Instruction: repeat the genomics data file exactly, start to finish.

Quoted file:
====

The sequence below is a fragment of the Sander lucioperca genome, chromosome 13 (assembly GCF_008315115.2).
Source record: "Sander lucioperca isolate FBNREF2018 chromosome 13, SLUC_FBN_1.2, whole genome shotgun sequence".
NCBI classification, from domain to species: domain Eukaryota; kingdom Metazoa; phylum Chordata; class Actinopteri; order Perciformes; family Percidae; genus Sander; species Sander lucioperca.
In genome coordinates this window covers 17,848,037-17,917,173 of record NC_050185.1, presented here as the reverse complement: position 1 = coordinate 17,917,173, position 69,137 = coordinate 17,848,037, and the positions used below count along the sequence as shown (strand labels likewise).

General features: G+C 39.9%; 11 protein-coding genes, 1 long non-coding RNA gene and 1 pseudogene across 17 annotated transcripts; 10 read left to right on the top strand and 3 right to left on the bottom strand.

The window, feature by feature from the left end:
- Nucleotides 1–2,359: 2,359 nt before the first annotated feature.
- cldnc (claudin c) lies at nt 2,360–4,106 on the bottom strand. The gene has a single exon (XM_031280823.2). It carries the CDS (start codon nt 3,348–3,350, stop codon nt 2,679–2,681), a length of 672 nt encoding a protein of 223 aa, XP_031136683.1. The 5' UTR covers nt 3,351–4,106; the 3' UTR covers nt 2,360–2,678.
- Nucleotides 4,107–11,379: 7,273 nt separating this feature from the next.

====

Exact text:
The sequence below is a fragment of the Sander lucioperca genome, chromosome 13 (assembly GCF_008315115.2).
Source record: "Sander lucioperca isolate FBNREF2018 chromosome 13, SLUC_FBN_1.2, whole genome shotgun sequence".
NCBI classification, from domain to species: domain Eukaryota; kingdom Metazoa; phylum Chordata; class Actinopteri; order Perciformes; family Percidae; genus Sander; species Sander lucioperca.
In genome coordinates this window covers 17,848,037-17,917,173 of record NC_050185.1, presented here as the reverse complement: position 1 = coordinate 17,917,173, position 69,137 = coordinate 17,848,037, and the positions used below count along the sequence as shown (strand labels likewise).

General features: G+C 39.9%; 11 protein-coding genes, 1 long non-coding RNA gene and 1 pseudogene across 17 annotated transcripts; 10 read left to right on the top strand and 3 right to left on the bottom strand.

The window, feature by feature from the left end:
- Nucleotides 1–2,359: 2,359 nt before the first annotated feature.
- cldnc (claudin c) lies at nt 2,360–4,106 on the bottom strand. The gene has a single exon (XM_031280823.2). It carries the CDS (start codon nt 3,348–3,350, stop codon nt 2,679–2,681), a length of 672 nt encoding a protein of 223 aa, XP_031136683.1. The 5' UTR covers nt 3,351–4,106; the 3' UTR covers nt 2,360–2,678.
- Nucleotides 4,107–11,379: 7,273 nt separating this feature from the next.